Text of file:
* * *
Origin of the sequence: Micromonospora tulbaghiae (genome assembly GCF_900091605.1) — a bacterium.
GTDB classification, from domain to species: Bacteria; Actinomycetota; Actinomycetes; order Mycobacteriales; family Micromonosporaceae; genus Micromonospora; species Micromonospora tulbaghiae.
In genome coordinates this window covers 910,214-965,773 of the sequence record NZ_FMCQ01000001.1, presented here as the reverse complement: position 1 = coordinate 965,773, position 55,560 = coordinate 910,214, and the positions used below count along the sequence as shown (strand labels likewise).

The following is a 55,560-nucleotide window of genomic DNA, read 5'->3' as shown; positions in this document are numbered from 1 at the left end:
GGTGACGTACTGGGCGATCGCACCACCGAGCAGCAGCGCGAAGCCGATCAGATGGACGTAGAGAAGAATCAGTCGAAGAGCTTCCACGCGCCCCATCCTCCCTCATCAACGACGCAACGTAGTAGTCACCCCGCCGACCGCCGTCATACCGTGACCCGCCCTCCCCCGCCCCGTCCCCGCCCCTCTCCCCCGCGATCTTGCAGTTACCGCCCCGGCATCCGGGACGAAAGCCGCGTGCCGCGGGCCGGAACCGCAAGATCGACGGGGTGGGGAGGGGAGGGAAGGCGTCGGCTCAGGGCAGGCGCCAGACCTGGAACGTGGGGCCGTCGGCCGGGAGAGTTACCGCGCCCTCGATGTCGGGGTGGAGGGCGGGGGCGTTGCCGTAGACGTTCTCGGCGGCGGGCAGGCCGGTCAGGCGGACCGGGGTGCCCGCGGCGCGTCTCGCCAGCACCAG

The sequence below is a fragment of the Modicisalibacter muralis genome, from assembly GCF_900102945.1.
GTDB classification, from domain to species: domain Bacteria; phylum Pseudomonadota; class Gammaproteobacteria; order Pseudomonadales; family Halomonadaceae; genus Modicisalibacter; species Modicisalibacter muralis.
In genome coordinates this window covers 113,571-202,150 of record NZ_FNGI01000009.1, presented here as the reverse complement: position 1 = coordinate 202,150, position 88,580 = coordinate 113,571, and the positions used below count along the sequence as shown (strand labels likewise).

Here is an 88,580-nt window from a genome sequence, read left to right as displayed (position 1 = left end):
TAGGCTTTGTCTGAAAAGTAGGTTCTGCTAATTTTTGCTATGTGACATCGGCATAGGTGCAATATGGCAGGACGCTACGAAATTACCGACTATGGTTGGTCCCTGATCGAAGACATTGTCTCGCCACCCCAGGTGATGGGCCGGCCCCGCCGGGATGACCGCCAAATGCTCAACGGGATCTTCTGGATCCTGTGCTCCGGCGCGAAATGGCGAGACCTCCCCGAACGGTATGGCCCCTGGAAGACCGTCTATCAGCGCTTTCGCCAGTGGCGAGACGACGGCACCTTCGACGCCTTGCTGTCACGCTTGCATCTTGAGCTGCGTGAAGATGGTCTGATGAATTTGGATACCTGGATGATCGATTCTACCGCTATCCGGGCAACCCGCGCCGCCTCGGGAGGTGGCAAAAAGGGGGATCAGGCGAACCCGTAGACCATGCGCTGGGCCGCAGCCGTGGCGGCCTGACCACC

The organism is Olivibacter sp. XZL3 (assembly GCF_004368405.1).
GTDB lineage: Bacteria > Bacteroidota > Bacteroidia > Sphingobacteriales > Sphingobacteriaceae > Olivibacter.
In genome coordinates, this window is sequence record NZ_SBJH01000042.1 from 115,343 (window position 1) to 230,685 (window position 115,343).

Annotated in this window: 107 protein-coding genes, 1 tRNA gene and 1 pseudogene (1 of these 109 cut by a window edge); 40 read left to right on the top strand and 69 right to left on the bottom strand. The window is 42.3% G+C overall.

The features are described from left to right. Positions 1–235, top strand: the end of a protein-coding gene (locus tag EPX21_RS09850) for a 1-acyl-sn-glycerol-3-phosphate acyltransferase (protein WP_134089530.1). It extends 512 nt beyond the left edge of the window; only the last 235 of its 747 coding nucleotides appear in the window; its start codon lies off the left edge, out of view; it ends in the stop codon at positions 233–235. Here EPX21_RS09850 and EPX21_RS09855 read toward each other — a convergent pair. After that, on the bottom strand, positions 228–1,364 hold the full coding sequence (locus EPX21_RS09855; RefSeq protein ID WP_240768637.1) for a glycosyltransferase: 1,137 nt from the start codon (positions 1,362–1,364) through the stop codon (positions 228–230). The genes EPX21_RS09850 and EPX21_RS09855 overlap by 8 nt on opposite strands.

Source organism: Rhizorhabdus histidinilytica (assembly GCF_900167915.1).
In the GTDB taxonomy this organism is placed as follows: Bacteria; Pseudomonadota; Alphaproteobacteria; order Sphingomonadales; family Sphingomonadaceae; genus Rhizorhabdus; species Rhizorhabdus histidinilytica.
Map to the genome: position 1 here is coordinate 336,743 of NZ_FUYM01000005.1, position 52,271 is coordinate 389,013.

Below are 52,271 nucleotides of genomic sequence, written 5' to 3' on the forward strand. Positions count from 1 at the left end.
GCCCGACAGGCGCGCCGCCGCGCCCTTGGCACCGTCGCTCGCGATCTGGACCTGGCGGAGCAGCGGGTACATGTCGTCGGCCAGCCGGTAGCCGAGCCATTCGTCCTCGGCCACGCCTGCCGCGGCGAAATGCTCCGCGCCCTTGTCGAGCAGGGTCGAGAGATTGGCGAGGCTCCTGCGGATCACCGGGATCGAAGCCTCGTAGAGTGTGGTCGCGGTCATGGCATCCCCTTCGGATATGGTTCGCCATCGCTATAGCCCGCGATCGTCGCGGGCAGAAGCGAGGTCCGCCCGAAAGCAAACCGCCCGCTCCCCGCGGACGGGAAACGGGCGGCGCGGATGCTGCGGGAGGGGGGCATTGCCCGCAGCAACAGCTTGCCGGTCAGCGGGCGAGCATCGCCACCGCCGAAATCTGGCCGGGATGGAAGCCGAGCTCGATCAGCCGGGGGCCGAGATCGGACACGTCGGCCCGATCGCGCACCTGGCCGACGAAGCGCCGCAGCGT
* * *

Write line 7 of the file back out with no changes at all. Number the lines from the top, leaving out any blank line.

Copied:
GTDB classification, from domain to species: domain Bacteria; phylum Pseudomonadota; class Gammaproteobacteria; order Pseudomonadales; family Halomonadaceae; genus Modicisalibacter; species Modicisalibacter muralis.